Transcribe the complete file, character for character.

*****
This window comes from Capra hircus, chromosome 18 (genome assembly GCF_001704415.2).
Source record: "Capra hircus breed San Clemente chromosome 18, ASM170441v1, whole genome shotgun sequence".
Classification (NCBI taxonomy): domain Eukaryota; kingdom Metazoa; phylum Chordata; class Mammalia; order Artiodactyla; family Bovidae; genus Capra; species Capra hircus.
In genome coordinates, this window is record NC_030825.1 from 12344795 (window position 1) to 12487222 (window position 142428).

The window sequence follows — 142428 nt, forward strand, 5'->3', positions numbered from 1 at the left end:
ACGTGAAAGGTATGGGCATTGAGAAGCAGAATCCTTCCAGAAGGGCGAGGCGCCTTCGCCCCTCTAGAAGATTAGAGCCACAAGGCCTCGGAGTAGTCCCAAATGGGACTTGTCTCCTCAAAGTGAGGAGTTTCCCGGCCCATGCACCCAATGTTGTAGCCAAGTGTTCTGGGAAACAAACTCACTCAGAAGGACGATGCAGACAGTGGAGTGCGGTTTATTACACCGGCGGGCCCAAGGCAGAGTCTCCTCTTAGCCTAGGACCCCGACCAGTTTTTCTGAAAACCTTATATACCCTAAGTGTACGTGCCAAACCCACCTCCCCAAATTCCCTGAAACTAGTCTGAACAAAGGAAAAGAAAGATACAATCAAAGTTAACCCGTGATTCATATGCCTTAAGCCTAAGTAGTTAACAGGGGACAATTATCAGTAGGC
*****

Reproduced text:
This window comes from Capra hircus, chromosome 18 (genome assembly GCF_001704415.2).
Source record: "Capra hircus breed San Clemente chromosome 18, ASM170441v1, whole genome shotgun sequence".
Classification (NCBI taxonomy): domain Eukaryota; kingdom Metazoa; phylum Chordata; class Mammalia; order Artiodactyla; family Bovidae; genus Capra; species Capra hircus.
In genome coordinates, this window is record NC_030825.1 from 12344795 (window position 1) to 12487222 (window position 142428).

The window sequence follows — 142428 nt, forward strand, 5'->3', positions numbered from 1 at the left end:
ACGTGAAAGGTATGGGCATTGAGAAGCAGAATCCTTCCAGAAGGGCGAGGCGCCTTCGCCCCTCTAGAAGATTAGAGCCACAAGGCCTCGGAGTAGTCCCAAATGGGACTTGTCTCCTCAAAGTGAGGAGTTTCCCGGCCCATGCACCCAATGTTGTAGCCAAGTGTTCTGGGAAACAAACTCACTCAGAAGGACGATGCAGACAGTGGAGTGCGGTTTATTACACCGGCGGGCCCAAGGCAGAGTCTCCTCTTAGCCTAGGACCCCGACCAGTTTTTCTGAAAACCTTATATACCCTAAGTGTACGTGCCAAACCCACCTCCCCAAATTCCCTGAAACTAGTCTGAACAAAGGAAAAGAAAGATACAATCAAAGTTAACCCGTGATTCATATGCCTTAAGCCTAAGTAGTTAACAGGGGACAATTATCAGTAGGC